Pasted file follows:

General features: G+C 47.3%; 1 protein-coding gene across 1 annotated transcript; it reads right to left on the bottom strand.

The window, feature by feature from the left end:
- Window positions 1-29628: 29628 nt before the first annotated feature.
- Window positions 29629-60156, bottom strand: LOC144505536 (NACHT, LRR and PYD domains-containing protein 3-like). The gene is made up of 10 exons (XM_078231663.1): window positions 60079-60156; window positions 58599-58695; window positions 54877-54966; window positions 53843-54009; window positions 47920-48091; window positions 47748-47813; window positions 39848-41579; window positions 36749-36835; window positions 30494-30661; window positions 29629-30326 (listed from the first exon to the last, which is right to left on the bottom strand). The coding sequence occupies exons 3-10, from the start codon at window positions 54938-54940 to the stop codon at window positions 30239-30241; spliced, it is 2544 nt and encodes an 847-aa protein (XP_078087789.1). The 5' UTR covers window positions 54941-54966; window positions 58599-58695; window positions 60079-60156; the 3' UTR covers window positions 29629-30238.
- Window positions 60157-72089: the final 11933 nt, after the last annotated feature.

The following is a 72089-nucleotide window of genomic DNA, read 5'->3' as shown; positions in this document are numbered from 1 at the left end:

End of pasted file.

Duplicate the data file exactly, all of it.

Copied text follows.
General features: G+C 47.3%; 1 protein-coding gene across 1 annotated transcript; it reads right to left on the bottom strand.

The window, feature by feature from the left end:
- Window positions 1-29628: 29628 nt before the first annotated feature.
- Window positions 29629-60156, bottom strand: LOC144505536 (NACHT, LRR and PYD domains-containing protein 3-like). The gene is made up of 10 exons (XM_078231663.1): window positions 60079-60156; window positions 58599-58695; window positions 54877-54966; window positions 53843-54009; window positions 47920-48091; window positions 47748-47813; window positions 39848-41579; window positions 36749-36835; window positions 30494-30661; window positions 29629-30326 (listed from the first exon to the last, which is right to left on the bottom strand). The coding sequence occupies exons 3-10, from the start codon at window positions 54938-54940 to the stop codon at window positions 30239-30241; spliced, it is 2544 nt and encodes an 847-aa protein (XP_078087789.1). The 5' UTR covers window positions 54941-54966; window positions 58599-58695; window positions 60079-60156; the 3' UTR covers window positions 29629-30238.
- Window positions 60157-72089: the final 11933 nt, after the last annotated feature.

The following is a 72089-nucleotide window of genomic DNA, read 5'->3' as shown; positions in this document are numbered from 1 at the left end: